We knocked on her door not sure what to expect. It was Saturday in July and my hubby and I were sans toddler. For the next 4 hours we were in the hands of Cindy Shipp and we were there to can. You know it’s going to be a good experience when you sit down to no less than 10 delectable, artisan “dippers” with appropriate accouterments. Cindy, of SB Canning, is an incredibly gracious host and is passionate about sharing both her knowledge of canning and her loot of homemade goodness (we got to try her Cabernet Wine Jelly and Strawberry Margarita Jam. To die for! Ya, ya…I see the booze connection too).
Canning is something I’ve been wanting to try for the last 10 years. Seeing the plethora of in-season produce at farmers market almost begs you to can. To be able to enjoy preserves made from Vincent Farms Royal Blenheim Apricots in February? Bliss. The class started off with Cindy talking about why she became a Master Preserver and explaining the differences between the two major types of canning: water bath and pressure method. 7 students snacked, listened and prepared, because it was our turn at the stove.
We made peach preserves. Cindy had purchased beautiful, fresh peaches from farmer’s market prior our arrival. Above in the picture are the pitted, peeled, sliced, sweetened and “pectin-ized” peaches cooking in a pot.
Jars, lids and rings must be sterilized prior to being filled. We each practiced adding jars into the water and taking clean jars out. Sounds simple, but a little nerve-racking. You don’t want to be the one person who drops hot glass on the tile floor.
We learned about removing air bubbles, wiping jar rims clean, and magic of hearing the vacuum seal pop. Canning is simple, but meticulous and scientific. There is acidity, pectin levels, and headspace to think about. We were all beginners and our heads were swirling at the amount of things to think about.
When I told my mother-in-law that we were taking a canning class she reminisced how when she lived back East in the 70′s she had a huge vegetable garden. Canning was done all summer long so they would have canned tomatoes and vegetables during the winter. “You didn’t go buy a jar of tomatoes for spaghetti sauce. You went down to your basement and grabbed a jar that you canned yourself.” Wow, how things have changed. Most people don’t have a garden and don’t know how to can these days. Let’s bring these things back!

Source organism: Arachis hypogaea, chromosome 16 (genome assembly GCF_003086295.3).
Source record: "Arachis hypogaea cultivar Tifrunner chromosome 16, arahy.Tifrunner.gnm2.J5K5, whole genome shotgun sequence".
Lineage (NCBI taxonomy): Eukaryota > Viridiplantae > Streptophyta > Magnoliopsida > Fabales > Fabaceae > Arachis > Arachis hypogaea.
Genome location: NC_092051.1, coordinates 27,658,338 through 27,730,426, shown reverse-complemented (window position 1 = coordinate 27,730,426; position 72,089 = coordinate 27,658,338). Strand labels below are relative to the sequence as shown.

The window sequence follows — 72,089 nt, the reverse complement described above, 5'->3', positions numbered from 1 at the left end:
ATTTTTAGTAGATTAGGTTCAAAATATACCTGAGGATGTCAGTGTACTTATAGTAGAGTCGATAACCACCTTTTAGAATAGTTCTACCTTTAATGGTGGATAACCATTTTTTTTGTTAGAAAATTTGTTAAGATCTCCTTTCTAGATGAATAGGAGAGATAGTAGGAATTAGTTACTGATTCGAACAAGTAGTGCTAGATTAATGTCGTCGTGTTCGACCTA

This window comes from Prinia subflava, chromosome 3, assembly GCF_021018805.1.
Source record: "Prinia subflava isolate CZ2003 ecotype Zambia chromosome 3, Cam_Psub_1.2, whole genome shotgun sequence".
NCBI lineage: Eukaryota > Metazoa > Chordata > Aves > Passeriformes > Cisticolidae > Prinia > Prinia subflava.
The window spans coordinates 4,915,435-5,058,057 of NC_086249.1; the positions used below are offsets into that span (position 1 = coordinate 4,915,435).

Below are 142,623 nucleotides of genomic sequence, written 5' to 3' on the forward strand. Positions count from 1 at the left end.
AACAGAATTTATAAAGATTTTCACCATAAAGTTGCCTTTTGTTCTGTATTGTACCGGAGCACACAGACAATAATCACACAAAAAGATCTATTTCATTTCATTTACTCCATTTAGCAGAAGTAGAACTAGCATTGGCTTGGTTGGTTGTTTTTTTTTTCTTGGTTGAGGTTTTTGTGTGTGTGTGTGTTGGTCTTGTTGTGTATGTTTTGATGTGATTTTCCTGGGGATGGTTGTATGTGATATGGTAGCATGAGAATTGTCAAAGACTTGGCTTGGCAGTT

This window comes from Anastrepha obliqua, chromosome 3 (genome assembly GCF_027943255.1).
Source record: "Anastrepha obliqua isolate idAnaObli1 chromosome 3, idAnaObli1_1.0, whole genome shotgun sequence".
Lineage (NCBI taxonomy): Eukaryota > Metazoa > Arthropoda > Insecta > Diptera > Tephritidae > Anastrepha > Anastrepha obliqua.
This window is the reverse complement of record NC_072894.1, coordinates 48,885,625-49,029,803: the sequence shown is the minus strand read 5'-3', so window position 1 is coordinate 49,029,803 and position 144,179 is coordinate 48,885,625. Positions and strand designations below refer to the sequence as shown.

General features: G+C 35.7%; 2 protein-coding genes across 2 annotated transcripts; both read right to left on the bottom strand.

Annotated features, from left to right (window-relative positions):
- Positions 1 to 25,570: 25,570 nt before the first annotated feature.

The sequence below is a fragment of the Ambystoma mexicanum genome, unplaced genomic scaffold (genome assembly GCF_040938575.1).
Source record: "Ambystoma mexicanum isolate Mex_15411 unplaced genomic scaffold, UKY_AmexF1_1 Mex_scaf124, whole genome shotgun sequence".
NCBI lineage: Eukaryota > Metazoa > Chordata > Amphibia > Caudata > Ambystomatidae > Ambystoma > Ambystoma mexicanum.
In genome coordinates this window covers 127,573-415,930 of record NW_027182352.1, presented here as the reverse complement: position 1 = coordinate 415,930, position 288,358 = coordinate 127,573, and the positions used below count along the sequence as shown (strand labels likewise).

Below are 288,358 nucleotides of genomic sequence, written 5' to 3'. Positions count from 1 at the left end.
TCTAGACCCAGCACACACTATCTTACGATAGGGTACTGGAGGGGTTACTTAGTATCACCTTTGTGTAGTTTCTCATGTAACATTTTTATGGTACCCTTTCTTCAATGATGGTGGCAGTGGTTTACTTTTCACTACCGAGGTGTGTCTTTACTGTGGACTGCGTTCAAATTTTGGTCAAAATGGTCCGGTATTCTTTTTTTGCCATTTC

Cindy sent us all home with a jar of our freshly made peach preserves (see picture at top) and let us pick something yummy from her amazing canning pantry. Hubby went home with chili and I got rhubarb muscat jam. Check out the Kiwi Spiced Tea Jam that a few lucky folks scored (see picture below). Since my hubby and I each got a jar of preserves, we gave one away. Our neighbor, Betty, regularly shares her canned goods with us; she makes amazing concord grape jelly from the grapes that grow on our fences.
Aside from being highly creative, canning is like cooking in that you know exactly what’s in your food and can choose the best ingredients possible. Plus, it is awesome to be able to share and give away your creations! If you are interested in learning how to can, there are many options. Check your community college, adult education, or online for canning instructors. If you are in Santa Barbara, CA, I highly recommend taking Cindy’s SB Canning class. For more information, visit: www.sbcanning.com. Before I end, I will share with you a VERY corny canning song (this is what happens when you blog after midnight):
Ode to Canning
(sing to the tune of Happy Birthday)
ketchup, chutney, salsa, relish
mar-ma-lade, jam and jelly
stew and chi-li, soup and beans
we love can-ing, yes we do